That’s when I decided to share with my readers what Maureen had to say about the other two photographs. After all, that’s the point of my having a genealogy blog – to share my ancestors with others.

Therefore, I’m focusing on the second of the three photos this week, and the third photo and its information will appear next week.

Pierre Janvry dit Belair

This photo of my paternal great-grandfather Pierre Janvry dit Belair (1851-1941) was given to me many years ago by a cousin. All I knew about it was that it was a picture of Pierre. I speculated that he was perhaps photographed before he married in September 1879, because of his youthful appearance. I don't know when or where it was taken (possibly not too far from his hometown of Ste-Cécile-de-Masham, near Hull, Quebec) and I don't know what led him to want to be photographed.

These are Maureen’s thoughts about Pierre and the picture:

• The original photo is a tintype. (Maureen explained how she knew that, but I didn’t write it down, and I’ve already forgotten what she told me.)

• Pierre is wearing 1870s attire, judging by the wide lapels of his jacket and his shawl-collared vest. The piping or twisted braiding on his vest is also a feature of 1870s men clothing.

• He has two different eyes: his right eye seems to be normally lidded, but his left eye has a droopy upper lid. Maureen didn’t give any opinions as to the reason for Pierre’s droopy eyelid (like a medical condition). She wondered, though, if it could be due to the photographic process.

• Pierre has a strong jaw and an advancing hairline.

• He appears to be wearing a pinkie ring on this left hand, which rests on a thick book, perhaps the Bible.

If Pierre really has a droopy eyelid, I wonder if he could have had something called ptosis – drooping of the eyelid. [1] Ptosis can be caused by “a variety of conditions include aging, diabetes, stroke, Horner syndrome, myasthenia gravis, or a brain tumor or other cancer that affects nerve or muscle reactions”. Other causes could be a growth (like a stye), nerve damage, or normal variation. [2] Pierre was 89½ years old when he passed away, so I don’t think he had diabetes, tumor or cancer when he was younger (he was about 20 to 27 years old in the photograph). The only other photo I have of my great-grandfather is the one taken of him at his daughter Mathilde’s wedding in 1921, but that picture isn’t clear enough for me to tell in what condition his eyelids were.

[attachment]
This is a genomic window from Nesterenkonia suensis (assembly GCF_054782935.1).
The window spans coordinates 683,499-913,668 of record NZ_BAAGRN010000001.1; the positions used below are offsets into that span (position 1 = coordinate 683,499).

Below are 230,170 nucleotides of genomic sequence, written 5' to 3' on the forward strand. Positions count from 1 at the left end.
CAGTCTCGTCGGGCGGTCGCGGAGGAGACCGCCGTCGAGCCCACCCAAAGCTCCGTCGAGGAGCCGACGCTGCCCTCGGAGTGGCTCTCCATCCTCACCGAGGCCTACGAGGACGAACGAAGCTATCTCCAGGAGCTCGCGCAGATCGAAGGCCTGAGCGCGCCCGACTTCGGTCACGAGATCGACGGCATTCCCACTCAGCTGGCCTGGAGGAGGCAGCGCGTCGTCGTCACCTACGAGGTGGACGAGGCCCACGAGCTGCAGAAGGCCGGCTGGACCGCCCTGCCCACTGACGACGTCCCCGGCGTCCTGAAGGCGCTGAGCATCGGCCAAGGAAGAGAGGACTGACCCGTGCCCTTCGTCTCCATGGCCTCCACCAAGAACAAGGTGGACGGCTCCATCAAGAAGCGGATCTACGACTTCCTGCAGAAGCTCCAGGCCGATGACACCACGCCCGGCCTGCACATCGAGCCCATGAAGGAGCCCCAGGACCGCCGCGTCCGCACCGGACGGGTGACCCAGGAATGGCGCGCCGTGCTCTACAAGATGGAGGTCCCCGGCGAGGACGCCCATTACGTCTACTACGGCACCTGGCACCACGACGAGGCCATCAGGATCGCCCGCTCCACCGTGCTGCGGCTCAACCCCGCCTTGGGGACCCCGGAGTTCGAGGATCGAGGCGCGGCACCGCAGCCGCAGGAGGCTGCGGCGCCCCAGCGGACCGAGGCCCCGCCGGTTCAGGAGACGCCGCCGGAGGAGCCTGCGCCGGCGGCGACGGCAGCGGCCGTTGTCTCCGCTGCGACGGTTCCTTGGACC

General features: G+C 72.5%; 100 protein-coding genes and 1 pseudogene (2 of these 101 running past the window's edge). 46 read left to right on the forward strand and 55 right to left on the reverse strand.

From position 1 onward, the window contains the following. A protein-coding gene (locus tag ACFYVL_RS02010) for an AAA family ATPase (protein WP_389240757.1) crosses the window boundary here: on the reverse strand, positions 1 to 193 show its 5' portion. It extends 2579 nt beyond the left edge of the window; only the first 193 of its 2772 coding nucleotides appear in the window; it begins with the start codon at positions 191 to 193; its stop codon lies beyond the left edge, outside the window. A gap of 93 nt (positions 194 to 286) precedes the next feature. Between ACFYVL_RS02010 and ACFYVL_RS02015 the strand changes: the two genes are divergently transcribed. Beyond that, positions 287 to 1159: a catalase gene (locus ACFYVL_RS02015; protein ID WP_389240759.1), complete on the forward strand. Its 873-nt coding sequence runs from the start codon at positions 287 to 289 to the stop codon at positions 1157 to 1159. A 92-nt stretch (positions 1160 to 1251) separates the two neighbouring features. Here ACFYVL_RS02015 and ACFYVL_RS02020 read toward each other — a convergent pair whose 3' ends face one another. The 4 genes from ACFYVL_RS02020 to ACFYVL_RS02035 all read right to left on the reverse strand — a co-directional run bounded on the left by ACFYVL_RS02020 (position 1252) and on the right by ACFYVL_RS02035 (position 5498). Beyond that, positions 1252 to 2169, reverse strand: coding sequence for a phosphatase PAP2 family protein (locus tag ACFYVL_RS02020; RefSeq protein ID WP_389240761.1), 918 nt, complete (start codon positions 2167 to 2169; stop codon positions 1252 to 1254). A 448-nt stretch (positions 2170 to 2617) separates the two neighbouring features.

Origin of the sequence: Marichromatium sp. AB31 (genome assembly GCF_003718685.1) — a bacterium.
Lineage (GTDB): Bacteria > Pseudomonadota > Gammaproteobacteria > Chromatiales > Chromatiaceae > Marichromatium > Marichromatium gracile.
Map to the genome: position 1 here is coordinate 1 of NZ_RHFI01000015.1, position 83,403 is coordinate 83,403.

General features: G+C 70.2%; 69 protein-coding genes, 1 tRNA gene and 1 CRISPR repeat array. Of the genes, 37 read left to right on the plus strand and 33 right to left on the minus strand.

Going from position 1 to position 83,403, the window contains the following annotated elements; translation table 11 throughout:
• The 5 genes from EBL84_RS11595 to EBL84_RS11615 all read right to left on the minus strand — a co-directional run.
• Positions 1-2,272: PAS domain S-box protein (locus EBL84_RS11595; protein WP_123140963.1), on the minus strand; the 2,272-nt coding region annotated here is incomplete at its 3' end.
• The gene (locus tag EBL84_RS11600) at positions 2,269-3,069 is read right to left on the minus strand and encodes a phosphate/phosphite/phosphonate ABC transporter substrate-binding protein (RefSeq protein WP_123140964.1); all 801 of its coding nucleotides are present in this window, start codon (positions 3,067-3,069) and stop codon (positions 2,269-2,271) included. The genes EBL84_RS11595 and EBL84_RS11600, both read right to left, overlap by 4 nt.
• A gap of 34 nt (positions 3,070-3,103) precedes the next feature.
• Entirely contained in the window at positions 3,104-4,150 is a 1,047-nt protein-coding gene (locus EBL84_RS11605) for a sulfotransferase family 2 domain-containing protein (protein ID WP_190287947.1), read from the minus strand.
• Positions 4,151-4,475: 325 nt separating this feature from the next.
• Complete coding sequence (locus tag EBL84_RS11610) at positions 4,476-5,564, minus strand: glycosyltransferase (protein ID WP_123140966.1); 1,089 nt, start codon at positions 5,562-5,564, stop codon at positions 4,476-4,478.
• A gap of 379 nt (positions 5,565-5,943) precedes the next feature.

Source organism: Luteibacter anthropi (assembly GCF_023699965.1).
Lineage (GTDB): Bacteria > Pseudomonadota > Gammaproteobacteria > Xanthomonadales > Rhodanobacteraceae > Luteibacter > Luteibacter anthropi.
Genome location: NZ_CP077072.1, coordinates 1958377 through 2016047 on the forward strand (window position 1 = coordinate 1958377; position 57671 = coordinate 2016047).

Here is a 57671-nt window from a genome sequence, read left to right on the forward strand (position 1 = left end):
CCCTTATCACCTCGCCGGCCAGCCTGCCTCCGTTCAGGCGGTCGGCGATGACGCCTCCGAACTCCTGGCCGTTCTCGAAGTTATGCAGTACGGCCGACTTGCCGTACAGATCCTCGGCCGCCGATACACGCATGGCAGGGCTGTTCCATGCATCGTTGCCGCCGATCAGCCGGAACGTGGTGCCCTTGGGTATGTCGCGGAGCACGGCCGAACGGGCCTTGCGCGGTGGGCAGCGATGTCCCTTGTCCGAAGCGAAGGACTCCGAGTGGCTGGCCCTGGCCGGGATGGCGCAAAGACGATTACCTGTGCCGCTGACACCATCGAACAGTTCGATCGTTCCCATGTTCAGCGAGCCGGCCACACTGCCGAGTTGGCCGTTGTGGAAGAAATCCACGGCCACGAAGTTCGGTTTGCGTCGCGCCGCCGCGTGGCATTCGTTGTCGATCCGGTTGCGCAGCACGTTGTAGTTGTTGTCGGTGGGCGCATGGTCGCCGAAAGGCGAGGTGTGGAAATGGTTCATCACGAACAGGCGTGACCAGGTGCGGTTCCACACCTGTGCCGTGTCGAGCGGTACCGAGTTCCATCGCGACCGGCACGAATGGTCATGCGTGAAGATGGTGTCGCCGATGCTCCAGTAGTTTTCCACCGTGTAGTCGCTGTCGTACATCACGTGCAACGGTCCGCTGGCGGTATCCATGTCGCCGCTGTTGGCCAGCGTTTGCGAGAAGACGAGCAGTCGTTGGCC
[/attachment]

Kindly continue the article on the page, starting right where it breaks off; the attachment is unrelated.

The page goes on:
1. MedlinePlus, database, National Institutes of Health ( accessed 9 October 2014), “Ptosis, drooping of the eyelid”.

2. MedlinePlus, database, National Institutes of Health ( : accessed 9 October 2014), “Eyelid drooping”.

Copyright © 2014, Yvonne Demoskoff.

Monday, October 13, 2014

Happy Canadian Thanksgiving!

Thanksgiving bounty

Wishing all my Canadian readers and bloggers a very “Happy Thanksgiving!”

Have a safe holiday, everyone!

Copyright © 2014, Yvonne Demoskoff.

Saturday, October 11, 2014

Sympathy Saturday: René Legault

Four years ago today, on 11 October 2010, my Aunt Madeleine and my cousins lost their beloved husband and father, René. He was 86 years old.

Uncle René was a tall, good looking man, with wavy hair. He was always happy and smiled a lot. Mom loved dancing with him at family events like weddings, and he and Dad shared a similar sense of humor and got along well.

These are two of my favorite photos of Uncle René. They are wonderful reminders of how I most remember him: the working man (a police officer in a small northeastern Ontario town) and the family man with lots of humor.

René Legault

When uncle René was dressed in his uniform, he seemed serious, but still approachable. When he was home, off work, he was lots of fun and loved teasing his children and us, his nieces (my younger sister Marianne and I), when we visited him and Aunt Madeleine and their eight children – my cousins Richard, Michel, Raymond, Robert, Jean-Paul, Lise, Patrick and Gérard – at their home with the big yard.

René Legault

In the above photo, there’s my cousin Robert (far left), my Mom holding me, Aunt Madeleine holding her son Patrick, and Uncle René hanging on to daughter Lise’s pigtail. He wasn’t being mean (Uncle René was the most fair and upright man I ever knew), but just being playful with his only daughter.

Still missing you, mon oncle René.

Copyright © 2104, Yvonne Demoskoff.

Friday, October 10, 2014

52 Ancestors: #41 Joseph Caillé’s 1814 Marriage